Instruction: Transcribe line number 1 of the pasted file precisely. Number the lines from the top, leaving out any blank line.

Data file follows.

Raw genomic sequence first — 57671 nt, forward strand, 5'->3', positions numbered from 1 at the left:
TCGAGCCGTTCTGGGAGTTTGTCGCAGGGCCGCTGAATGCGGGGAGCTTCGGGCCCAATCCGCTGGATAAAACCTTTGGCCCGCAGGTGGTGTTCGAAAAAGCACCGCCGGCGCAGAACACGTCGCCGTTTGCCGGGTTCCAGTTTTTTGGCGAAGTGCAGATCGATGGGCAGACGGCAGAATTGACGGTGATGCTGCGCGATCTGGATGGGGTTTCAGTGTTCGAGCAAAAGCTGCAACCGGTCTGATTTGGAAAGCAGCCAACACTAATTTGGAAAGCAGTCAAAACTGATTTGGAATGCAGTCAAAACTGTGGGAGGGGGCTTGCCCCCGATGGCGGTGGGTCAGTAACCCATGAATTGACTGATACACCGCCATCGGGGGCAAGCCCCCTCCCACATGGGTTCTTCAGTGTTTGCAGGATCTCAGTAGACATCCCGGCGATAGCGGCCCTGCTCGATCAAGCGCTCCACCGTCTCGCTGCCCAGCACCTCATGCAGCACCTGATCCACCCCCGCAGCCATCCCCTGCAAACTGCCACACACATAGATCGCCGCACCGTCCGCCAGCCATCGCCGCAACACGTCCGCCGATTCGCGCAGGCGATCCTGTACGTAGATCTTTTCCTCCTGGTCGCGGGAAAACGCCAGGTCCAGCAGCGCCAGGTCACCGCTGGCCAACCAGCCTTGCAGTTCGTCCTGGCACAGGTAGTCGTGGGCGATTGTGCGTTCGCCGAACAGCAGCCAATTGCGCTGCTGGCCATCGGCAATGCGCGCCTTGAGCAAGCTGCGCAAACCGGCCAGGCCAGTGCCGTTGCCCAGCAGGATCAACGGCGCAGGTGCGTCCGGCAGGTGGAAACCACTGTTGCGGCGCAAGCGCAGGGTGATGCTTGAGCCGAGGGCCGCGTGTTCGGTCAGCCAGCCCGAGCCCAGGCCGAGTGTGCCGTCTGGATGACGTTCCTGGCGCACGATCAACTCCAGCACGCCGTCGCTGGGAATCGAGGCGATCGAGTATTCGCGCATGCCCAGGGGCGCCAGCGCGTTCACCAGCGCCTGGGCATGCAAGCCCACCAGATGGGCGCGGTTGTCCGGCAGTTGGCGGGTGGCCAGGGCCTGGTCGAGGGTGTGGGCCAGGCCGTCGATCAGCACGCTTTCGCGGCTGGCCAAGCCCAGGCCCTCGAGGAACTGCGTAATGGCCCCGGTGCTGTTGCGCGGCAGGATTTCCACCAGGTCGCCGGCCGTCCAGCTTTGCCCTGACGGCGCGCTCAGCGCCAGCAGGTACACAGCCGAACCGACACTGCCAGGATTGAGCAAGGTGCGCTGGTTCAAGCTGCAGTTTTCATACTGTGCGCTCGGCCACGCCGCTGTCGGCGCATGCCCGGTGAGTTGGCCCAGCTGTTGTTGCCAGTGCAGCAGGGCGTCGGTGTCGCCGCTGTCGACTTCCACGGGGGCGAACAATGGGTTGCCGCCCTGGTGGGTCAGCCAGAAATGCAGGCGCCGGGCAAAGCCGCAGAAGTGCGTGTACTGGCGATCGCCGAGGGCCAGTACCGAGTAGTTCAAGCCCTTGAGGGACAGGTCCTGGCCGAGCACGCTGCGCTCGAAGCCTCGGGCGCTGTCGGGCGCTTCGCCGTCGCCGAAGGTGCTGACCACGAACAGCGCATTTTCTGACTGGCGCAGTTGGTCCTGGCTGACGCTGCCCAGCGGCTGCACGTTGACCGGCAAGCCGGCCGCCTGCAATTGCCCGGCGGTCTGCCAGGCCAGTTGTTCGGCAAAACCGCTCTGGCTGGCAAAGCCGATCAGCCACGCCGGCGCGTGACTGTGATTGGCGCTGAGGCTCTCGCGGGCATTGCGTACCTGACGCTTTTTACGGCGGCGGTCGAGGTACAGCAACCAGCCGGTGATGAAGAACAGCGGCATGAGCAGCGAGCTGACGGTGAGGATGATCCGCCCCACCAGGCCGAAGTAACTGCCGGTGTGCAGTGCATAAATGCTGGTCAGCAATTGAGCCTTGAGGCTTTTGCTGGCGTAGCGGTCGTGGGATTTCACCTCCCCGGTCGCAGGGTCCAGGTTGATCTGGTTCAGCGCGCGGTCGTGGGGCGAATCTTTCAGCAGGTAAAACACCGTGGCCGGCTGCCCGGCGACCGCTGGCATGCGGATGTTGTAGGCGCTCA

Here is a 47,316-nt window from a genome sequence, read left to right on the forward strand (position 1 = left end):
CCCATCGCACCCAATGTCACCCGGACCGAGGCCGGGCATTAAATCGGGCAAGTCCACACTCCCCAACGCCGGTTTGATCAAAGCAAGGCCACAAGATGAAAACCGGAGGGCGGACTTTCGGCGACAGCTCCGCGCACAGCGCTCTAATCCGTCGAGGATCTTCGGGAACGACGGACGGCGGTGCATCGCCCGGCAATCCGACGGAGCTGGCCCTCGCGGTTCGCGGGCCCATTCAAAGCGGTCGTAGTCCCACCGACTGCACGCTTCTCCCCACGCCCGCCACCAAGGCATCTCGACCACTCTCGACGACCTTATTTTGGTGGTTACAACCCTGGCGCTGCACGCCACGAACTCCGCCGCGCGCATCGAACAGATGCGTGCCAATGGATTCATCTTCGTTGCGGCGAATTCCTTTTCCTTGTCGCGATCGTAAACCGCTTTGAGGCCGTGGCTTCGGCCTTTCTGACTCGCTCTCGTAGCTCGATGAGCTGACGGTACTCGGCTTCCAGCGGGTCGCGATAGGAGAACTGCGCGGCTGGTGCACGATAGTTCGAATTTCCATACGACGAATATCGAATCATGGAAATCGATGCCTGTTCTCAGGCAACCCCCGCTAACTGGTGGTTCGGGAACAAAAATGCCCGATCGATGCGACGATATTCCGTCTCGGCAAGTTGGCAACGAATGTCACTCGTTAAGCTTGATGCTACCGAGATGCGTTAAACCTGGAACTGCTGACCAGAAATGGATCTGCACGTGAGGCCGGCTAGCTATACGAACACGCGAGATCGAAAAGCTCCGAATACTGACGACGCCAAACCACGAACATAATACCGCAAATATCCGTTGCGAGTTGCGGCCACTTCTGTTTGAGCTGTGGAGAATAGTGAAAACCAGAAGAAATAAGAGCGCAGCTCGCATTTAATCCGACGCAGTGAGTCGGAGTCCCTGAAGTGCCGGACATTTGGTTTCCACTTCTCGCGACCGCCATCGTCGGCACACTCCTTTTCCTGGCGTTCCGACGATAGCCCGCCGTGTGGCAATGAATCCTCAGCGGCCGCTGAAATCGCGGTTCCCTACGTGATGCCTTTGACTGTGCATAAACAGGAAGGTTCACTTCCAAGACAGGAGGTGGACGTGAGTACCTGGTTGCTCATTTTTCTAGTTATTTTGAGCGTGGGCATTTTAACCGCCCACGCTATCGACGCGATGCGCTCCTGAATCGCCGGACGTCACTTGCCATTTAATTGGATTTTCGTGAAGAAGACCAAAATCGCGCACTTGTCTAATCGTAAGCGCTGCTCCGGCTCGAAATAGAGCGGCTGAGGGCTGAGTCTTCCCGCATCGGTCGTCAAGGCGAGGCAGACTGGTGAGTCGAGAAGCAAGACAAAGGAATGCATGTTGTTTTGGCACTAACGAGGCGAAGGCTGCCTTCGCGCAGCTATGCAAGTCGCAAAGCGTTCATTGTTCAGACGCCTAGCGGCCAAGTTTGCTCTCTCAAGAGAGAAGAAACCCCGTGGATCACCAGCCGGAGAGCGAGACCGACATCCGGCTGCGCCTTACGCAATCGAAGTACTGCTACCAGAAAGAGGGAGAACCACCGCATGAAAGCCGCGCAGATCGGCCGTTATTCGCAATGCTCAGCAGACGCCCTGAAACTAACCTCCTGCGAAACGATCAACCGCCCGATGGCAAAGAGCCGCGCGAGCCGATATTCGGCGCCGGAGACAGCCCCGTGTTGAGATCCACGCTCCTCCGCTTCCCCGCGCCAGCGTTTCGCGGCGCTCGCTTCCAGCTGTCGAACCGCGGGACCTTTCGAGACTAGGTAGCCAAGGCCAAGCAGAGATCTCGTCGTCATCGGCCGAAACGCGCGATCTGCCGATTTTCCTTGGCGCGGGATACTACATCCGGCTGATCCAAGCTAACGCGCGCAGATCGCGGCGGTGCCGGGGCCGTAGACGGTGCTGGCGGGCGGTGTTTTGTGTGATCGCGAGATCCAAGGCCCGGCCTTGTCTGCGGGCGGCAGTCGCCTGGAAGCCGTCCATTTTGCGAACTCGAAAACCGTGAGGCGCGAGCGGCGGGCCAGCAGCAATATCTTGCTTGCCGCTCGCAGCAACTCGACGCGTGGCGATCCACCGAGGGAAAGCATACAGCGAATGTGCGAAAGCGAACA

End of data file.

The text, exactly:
Raw genomic sequence first — 57671 nt, forward strand, 5'->3', positions numbered from 1 at the left: